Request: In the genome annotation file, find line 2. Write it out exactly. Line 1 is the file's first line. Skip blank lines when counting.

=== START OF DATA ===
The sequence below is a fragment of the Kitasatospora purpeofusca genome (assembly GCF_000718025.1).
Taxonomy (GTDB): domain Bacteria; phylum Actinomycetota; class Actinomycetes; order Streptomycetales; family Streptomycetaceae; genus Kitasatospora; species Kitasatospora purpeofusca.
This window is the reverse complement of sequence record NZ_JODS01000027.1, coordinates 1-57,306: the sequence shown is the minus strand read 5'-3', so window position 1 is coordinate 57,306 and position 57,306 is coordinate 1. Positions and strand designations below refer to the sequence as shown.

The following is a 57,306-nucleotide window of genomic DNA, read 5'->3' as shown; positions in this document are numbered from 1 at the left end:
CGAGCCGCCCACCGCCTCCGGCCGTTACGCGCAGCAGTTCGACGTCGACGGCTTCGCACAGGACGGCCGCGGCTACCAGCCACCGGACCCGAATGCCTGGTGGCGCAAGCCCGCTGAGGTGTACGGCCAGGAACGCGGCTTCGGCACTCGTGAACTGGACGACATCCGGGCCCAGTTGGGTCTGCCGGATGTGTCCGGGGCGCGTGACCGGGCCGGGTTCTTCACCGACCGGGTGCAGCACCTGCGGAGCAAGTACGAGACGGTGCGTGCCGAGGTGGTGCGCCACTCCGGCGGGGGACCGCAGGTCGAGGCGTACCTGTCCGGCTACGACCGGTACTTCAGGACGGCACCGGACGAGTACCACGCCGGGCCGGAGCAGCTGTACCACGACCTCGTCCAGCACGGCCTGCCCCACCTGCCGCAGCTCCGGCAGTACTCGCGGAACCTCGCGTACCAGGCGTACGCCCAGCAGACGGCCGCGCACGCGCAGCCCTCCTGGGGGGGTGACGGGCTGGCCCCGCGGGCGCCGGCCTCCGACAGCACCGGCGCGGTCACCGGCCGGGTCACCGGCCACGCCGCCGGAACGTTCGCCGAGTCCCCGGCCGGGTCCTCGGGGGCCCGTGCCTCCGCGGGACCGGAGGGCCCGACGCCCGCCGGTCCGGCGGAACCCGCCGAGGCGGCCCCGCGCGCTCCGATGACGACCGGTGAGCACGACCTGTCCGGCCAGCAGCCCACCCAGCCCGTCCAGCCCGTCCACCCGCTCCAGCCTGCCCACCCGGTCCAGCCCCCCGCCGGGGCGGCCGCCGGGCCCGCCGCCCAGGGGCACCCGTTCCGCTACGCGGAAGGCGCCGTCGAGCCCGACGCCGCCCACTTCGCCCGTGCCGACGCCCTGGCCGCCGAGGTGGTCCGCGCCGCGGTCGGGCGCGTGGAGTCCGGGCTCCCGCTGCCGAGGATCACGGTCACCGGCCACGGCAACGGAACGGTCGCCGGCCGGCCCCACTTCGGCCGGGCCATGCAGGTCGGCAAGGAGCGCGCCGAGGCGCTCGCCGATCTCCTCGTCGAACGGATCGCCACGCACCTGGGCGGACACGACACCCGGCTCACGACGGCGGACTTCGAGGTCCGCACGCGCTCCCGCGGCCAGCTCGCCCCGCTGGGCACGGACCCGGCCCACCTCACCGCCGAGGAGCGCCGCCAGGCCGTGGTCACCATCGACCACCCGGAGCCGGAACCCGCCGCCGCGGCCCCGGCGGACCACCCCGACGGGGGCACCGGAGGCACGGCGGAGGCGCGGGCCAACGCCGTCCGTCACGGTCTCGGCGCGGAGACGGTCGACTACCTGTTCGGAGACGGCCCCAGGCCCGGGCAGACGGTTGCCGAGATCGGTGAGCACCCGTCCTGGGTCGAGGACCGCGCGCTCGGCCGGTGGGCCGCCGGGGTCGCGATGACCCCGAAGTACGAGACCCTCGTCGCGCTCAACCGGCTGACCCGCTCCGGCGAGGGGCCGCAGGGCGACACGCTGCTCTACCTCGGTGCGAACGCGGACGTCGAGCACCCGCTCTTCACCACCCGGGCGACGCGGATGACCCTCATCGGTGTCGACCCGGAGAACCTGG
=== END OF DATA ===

Taxonomy (GTDB): domain Bacteria; phylum Actinomycetota; class Actinomycetes; order Streptomycetales; family Streptomycetaceae; genus Kitasatospora; species Kitasatospora purpeofusca.